It was reported in the Nigeria Daily News on the 31st day of August 2009 that the Federal Government in Nigeria "continues to grapple with dwindling revenue, occasioned by the global economic meltdown..." And that Nigeria is "losing about N100 billion in revenue to foreign airlines annually." (Adekola, Nigeria Daily News, 2009) The reports states that the foreign carriers "have been capitalizing on the loopholes created by the negligence of the Ministry of Aviation to gain so much economic power through the many frequencies they enjoy, courtesy of the Bilateral Air Services Agreement (BASA) often granted to them to the disadvantage of the country." (Nigeria Daily News, 2009)
The report states that the airlines "have been found to be contributing heavily to the impoverishment of the country's economy through the yearly capital flight, largely due to the government's policy which has not been protecting the Nigerian carriers against the predatory operations of these foreign carriers." (Adekola, Nigeria Daily News, 2009) One airline chief who asked not to be named in the report stated that the Federal Government has been giving the foreign airlines "undue advantage by granting them more frequencies and multiple entries into the country's prime airports in Kagos, Kano, Abuja and Port Harcourt." (Adekola, Nigeria Daily News, 2009)
The airline chief stated: "This development has robbed us of passengers registered and revenues." (Adekola, Nigeria Daily News, 2009) The report states that the government of Nigeria "...has always hidden behind the excuse that the foreign carriers cannot be denied access to the frequencies based on the agreement it entered with the mega carriers' home countries." (Adekola, Nigeria Daily News, 2009) It is stated that the investigations of the Nigerian Tribune "...confirmed that the British carrier, British Airways, of all the foreign airlines operating in Nigeria, recorded the highest profit of N30,581,805,080, through the tickets sold in the country in 2008." (Adekola, Nigeria Daily News, 2009)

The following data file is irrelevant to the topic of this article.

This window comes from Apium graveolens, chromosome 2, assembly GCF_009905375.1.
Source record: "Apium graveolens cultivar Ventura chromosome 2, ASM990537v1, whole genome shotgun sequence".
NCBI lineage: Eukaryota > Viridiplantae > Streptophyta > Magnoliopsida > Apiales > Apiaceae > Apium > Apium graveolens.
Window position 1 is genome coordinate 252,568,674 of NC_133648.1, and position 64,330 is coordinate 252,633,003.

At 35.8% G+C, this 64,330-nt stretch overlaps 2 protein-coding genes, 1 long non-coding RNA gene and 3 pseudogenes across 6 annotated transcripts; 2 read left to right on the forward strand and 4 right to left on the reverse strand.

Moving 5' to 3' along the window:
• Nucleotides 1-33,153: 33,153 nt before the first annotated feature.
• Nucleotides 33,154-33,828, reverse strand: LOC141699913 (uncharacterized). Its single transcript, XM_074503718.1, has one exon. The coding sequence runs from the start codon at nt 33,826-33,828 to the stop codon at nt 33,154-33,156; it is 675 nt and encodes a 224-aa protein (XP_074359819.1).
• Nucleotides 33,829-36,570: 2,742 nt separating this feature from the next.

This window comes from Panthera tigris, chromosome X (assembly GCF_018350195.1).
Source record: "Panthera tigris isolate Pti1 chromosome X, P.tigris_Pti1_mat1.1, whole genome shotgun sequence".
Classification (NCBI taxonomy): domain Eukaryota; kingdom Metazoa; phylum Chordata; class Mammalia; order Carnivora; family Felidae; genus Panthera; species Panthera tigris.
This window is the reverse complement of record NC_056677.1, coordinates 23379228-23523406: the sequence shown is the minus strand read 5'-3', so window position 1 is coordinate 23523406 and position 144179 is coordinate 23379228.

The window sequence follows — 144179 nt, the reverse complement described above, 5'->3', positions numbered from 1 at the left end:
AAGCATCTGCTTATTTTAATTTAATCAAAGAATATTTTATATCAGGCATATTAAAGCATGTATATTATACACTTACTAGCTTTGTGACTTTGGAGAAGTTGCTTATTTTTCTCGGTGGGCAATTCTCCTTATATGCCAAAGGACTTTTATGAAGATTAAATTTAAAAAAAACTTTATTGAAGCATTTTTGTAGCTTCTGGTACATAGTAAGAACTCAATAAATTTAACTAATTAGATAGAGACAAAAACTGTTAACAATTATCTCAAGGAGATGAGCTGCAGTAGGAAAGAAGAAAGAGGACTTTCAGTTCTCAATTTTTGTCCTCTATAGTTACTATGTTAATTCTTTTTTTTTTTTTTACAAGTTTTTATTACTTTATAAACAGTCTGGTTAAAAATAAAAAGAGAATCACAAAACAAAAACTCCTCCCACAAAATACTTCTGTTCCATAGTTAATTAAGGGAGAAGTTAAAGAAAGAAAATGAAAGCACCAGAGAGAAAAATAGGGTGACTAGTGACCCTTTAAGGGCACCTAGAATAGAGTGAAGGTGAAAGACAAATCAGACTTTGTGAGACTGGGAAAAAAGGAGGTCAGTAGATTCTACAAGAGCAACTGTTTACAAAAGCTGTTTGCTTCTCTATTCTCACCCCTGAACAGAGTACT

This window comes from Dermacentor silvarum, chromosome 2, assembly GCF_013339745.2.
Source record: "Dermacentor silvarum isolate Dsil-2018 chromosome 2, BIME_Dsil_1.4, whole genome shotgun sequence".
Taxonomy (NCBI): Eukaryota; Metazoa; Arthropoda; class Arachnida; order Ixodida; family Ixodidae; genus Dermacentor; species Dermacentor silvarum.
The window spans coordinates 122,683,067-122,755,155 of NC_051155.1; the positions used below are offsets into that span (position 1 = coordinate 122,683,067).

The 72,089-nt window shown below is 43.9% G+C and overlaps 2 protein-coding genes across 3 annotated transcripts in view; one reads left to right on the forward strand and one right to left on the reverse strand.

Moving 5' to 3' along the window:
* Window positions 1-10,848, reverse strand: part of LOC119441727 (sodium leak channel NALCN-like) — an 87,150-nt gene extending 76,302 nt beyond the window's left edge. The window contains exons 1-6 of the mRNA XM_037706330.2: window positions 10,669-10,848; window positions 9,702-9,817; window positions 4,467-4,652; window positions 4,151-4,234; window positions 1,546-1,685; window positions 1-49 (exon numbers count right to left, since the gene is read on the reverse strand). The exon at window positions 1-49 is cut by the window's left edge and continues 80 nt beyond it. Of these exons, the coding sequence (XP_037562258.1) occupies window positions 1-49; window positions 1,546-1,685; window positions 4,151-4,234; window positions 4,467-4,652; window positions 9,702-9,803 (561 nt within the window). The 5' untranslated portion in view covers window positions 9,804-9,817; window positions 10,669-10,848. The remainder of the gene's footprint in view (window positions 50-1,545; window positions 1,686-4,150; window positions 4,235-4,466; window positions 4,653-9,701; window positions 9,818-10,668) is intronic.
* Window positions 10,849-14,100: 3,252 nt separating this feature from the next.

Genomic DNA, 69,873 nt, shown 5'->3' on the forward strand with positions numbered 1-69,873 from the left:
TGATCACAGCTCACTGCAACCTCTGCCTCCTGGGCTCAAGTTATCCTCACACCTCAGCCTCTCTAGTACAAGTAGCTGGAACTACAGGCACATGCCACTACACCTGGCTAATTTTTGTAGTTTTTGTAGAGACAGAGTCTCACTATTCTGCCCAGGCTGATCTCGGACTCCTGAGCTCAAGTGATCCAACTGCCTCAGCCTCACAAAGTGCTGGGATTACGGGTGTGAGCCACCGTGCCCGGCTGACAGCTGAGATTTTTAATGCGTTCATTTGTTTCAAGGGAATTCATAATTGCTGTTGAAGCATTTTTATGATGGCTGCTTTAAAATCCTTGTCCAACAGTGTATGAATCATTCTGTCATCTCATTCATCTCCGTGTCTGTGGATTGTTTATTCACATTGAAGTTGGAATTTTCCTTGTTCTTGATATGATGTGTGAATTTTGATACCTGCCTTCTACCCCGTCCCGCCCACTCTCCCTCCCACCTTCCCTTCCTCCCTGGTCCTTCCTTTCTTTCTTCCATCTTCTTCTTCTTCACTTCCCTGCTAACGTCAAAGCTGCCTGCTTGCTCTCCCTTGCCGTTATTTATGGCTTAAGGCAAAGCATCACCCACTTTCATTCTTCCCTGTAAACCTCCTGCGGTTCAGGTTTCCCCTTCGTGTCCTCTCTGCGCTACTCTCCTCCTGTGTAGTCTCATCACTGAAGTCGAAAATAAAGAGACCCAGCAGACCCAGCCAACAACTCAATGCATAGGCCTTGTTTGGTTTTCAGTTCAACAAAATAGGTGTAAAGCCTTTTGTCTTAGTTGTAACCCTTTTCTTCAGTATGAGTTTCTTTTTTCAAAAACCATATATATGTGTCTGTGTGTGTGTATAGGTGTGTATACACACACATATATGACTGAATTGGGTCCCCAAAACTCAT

A report of the Central Bank of Nigeria in regards to the tickets sold by foreign airlines in Nigeria which included the three Nigerian carriers Bellview, Arik and Virgin Nigeria -- "...showed that the British Airways took away the lion share, closely followed by Dubai-based carrier, Emirates, with the sale of tickets worth N15,084,214,100." (Nigeria Daily News, 2009) The Dutch carrier, KLM is stated to have "...smiled to its home country with N9,261,354,045 and while Air France went away with N8,986,212,297, the German carrier, Lufthansa, recorded N7,561,417,320 in the same year." (Adekola, Nigeria Daily News, 2009)
Finally it is stated that the CBN report provided confirmation to the belief that "the foreign carriers are milking the nation following the porous multiple entry points granted them by the Federal Government to the detriment of the indigenous carriers. While the American carrier, Delta Air, made N6,134,731,208, Doha-based Qatar Airways made N5,825,612,980 followed by China Southern Airline with a profit of N2,377,409,460, through the…
political scenario illustrated that governments all over the globe are making their immigration rules more stringent because of the rise in terrorism; the implication of this phenomenon is a decrease in international traveling, which endangers continuance of a number of airlines, including Nigeria's Arik Air (Eze, 2010). Hofstede's power distance dimension denotes the degree to which unequal distribution of power is anticipated and accepted by the lower ranking members